Varadkar and Merkel discuss ‘no deal’ Brexit planning in phone call

German chancellor and Taoiseach reiterate support for UK withdrawal deal in 40-minute conversation

Taoiseach Leo Varadkar said he and German chancellor Angela Merkel  had a long phone conversation at her request. File image: Tom Honan/The Irish Times

Taoiseach Leo Varadkar said he and German chancellor Angela Merkel had a long phone conversation at her request. File image: Tom Honan/The Irish Times

 

Taoiseach Leo Varadkar said he and German chancellor Angela Merkel both agreed to stand by the Brexit withdrawal agreement in a phone call on Thursday morning.

Speaking after a Cabinet meeting in Dublin, Mr Varadkar said he and Ms Merkel had a long conversation at her request.

“We spoke for about 40 minutes,” he said. “The conversation focused on securing the ratification of the withdrawal agreement which, as you know, will be put to the House of Commons in about two weeks’ time.

“We agreed that we would stand by the agreement we made with the United Kingdom at the end of last year. We are happy to offer reassurance and guarantees to the United Kingdom but not reassurances and guarantees that contradict or change what was agreed back in November. We also discussed ‘no deal’ planning.”

Planning for a “no deal” scenario has also been discussed by the Cabinet in Dublin.

“It was quite a long call, it was an opportunity to kind of brainstorm a bit as to what we could do to assist prime minister May in securing ratification of the withdrawal agreement,” the Taoiseach said.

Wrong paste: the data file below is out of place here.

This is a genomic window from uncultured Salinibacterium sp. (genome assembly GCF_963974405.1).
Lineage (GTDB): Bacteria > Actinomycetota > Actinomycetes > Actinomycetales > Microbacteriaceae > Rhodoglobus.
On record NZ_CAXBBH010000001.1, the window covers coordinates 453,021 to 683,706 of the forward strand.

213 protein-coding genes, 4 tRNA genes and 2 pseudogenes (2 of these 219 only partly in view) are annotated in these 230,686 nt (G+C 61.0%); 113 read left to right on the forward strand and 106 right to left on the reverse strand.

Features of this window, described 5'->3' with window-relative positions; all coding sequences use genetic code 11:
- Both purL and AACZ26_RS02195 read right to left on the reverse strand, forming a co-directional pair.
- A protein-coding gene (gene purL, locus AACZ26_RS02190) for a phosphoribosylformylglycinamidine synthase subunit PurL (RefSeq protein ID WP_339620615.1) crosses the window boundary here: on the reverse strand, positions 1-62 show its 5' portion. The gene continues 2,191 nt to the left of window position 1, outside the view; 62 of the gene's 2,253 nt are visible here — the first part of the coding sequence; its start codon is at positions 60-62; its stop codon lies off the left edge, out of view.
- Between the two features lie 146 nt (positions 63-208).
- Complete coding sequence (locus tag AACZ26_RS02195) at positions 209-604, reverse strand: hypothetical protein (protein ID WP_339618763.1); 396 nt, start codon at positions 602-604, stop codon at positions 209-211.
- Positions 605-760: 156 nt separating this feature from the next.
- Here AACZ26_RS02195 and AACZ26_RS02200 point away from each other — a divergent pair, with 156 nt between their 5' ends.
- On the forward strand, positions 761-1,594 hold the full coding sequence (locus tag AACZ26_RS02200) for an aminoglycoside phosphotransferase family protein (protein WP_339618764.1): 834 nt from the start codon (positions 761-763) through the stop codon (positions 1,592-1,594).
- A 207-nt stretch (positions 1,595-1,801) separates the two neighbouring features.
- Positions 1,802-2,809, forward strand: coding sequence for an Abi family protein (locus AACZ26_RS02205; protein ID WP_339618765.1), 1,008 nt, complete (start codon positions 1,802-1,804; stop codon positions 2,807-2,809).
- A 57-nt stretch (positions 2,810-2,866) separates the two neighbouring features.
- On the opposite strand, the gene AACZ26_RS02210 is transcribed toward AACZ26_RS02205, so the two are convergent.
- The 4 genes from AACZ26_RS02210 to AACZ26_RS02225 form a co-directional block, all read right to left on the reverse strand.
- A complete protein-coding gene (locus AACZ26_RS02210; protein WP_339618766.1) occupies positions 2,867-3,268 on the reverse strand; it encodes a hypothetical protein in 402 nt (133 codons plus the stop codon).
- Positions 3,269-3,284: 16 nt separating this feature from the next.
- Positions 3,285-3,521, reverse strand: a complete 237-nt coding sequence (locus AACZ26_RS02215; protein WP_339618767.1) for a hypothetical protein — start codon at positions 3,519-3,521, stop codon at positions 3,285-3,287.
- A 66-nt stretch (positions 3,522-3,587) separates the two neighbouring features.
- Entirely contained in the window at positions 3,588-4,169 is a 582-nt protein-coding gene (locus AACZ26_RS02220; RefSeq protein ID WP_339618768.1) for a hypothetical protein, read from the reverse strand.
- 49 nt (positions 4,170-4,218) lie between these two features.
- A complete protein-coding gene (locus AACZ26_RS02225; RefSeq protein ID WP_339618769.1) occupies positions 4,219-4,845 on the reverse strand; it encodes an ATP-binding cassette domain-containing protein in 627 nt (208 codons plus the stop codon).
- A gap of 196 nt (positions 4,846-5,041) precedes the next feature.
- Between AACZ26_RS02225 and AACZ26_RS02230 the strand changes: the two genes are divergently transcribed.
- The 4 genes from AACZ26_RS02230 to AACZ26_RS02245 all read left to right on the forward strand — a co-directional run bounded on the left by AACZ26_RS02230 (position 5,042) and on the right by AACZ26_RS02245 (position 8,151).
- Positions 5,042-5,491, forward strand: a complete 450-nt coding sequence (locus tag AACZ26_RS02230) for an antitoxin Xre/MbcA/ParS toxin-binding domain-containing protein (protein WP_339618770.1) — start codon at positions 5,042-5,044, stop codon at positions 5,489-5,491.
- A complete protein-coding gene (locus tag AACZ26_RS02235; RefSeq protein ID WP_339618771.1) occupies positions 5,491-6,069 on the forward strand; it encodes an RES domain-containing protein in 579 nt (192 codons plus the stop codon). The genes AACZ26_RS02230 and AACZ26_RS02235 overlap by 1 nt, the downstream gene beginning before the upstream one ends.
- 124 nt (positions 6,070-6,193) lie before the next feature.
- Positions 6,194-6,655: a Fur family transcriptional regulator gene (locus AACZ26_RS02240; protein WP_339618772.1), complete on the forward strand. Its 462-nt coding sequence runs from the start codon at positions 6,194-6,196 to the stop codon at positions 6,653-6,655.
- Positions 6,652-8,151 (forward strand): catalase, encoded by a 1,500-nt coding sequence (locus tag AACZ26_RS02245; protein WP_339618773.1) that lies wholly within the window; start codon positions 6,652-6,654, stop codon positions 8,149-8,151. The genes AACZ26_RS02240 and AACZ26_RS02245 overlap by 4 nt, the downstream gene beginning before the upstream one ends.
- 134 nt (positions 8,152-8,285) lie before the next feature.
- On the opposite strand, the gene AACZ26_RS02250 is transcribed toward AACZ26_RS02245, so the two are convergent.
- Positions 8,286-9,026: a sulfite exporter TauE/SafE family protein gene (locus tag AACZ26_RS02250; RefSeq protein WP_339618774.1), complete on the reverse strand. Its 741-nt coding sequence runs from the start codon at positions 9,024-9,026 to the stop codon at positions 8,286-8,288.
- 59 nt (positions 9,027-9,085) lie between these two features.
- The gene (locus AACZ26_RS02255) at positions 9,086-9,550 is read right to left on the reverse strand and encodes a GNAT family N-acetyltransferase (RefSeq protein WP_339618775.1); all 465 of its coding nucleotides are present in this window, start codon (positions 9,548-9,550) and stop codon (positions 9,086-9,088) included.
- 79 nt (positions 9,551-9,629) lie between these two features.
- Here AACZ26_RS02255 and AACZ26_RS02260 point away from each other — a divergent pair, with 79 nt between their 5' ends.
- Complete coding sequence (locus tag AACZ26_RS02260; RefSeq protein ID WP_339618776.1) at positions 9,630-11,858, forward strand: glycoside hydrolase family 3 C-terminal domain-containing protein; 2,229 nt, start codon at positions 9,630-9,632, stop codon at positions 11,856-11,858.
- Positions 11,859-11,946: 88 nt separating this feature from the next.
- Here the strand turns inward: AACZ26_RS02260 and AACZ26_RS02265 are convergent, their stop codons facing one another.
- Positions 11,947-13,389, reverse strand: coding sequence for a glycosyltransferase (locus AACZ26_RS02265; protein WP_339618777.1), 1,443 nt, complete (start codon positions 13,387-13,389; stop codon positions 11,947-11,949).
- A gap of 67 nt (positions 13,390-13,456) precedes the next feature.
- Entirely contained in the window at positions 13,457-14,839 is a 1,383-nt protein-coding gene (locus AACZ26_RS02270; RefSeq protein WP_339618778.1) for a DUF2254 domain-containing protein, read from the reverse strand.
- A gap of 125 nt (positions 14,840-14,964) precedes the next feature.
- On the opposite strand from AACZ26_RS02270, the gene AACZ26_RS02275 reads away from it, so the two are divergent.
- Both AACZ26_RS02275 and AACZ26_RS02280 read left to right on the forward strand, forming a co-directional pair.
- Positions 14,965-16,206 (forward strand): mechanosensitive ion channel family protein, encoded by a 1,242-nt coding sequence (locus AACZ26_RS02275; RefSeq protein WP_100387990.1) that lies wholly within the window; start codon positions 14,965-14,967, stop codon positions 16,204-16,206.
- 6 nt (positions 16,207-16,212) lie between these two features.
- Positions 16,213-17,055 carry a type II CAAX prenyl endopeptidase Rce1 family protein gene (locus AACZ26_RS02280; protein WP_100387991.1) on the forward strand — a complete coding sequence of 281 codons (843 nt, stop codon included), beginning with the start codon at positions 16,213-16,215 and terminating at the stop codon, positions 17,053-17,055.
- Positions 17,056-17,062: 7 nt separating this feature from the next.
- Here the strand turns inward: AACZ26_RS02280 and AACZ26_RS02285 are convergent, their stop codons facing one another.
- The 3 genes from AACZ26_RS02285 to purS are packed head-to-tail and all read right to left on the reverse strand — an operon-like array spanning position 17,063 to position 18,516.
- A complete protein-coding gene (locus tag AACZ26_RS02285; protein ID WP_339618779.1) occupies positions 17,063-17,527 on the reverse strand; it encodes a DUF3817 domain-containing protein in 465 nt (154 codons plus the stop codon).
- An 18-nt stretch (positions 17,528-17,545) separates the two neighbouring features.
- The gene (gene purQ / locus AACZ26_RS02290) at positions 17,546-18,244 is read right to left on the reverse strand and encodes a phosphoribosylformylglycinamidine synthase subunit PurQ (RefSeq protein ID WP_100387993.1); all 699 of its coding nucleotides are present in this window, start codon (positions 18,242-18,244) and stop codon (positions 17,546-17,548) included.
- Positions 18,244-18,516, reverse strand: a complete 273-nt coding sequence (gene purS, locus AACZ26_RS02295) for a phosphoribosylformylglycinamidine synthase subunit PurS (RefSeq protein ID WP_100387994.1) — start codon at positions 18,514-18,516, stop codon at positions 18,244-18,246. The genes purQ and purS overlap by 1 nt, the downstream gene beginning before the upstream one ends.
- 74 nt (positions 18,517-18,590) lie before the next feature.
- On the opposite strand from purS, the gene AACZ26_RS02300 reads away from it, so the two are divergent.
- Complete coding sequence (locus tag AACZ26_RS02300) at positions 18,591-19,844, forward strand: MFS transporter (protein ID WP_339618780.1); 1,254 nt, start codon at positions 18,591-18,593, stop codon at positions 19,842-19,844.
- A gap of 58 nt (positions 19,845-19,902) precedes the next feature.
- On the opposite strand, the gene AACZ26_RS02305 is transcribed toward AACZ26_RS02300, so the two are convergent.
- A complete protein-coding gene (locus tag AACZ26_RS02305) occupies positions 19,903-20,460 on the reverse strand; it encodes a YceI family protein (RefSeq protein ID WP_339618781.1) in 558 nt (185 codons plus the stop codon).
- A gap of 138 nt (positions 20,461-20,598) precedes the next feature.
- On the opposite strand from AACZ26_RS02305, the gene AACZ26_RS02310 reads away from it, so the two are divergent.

There have been calls from the United Kingdom for clarifications that the backstop - the insurance policy to avoid a hard border even if there is no future EU-UK trade deal - will be temporary.

Mr Varadkar said the backstop was always only meant to hold “unless and until” a future trade deal that avoided a hard border was in place.

He said it would be “helpful” for other EU leaders to know what kind of assurances would command a majority in the House of Commons.

“What would be helpful for us as EU prime ministers and presidents would be to know what clarifications would be enough to secure a majority in the House of Commons but always understanding that clarifications, understandings, guarantees, explanations cannot go against the spirit or render inoperable parts of the withdrawal agreement. That would be a renegotiation.”

Anglo-Irish contacts

The Taoiseach said there would be contact between Irish and British Brexit officials on Friday, and he and UK prime minister Theresa May would speak afterwards if required.

Of his conversation with Ms Merkel, the Taoiseach said: “What we both really agreed was this was a problem that was created in London. Brexit was a problem created in the United Kingdom, the inability of the United Kingdom to ratify the withdrawal agreement is a problem in Westminster and we are really looking to them for a solution.

“Those who create a problem must be the ones who have a responsibility to come up with a solution. It is up to them to make a proposal but it has to be a proposal that we can accept. So it can’t be a proposal that contradicts what is already in the withdrawal agreement.

“It can’t be something that renders the backstop inoperable, for example. We want to be in a position to give guarantees, to give assurances. We need to know what the United Kingdom parliament wants in terms of those guarantees and those clarifications.

“This is something we will have to see develop over the next week or two. Bear in mind the UK government has approved this agreement. The difficulty is the UK government appears unable, at this point in time, to secure ratification from the House of Commons. That is where the difficulty at the moment lies.”